The way an organization deals with firing an employee and the rationale behind the act are important means to communicate about the organization's culture. Some companies poor performers are transfered to another department where they could perform better and make useful contributions. In others these employees would be qickly be sent away from the organization. 

In some case where the reason may not be communicated to the employee, the speculation plays a major role. Imagine: An employee caught displaying unethical behavior and if simply reprimanded even though the behavior is against the organization's values - other employees in such a context would think that this is a failure to reinforce the values within an organization.

Tuesday, June 10, 2014

Culture and Leadership 4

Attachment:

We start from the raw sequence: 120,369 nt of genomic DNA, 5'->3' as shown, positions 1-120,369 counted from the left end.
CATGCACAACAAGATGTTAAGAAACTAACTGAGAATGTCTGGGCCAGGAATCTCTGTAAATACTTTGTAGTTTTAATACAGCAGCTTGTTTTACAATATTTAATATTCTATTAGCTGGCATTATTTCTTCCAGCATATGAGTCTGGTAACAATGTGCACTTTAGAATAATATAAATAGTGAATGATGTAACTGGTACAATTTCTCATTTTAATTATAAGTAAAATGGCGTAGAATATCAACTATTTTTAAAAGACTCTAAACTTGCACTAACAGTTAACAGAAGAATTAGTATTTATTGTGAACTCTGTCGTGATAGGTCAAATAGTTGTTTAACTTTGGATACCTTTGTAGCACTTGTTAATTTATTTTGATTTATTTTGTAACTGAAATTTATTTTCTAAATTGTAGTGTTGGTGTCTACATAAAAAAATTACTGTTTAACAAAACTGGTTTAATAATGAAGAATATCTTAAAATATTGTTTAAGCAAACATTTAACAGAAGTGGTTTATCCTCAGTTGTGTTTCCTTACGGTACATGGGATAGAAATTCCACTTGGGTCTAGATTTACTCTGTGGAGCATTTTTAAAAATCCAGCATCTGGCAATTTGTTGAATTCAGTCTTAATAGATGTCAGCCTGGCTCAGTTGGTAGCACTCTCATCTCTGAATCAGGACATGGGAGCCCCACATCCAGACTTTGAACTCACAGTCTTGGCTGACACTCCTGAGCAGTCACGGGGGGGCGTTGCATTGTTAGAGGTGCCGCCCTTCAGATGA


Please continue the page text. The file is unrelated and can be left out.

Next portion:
In the last byte, we looked at how an organizational culture would be reflected in how the  leaders behave. In today's byte, we look at how one could understand organizational culture from how leaders allocate resources.

Rewards are widely used by organizations to get the expected behavior. Leaders could use these rewards to encourage and ensure that the values of the organization are consistently followed by all employees. 

Lets take a couple of examples:
  1. Imaging a company where it is generally heard that there is a pay-for-performance system implemented. If the company at  point of offering increments decides to increase the compensation based on the years of service with the company rather than performance, think of the feeling an employee who has performed exceptionally well but relatively new into the organization!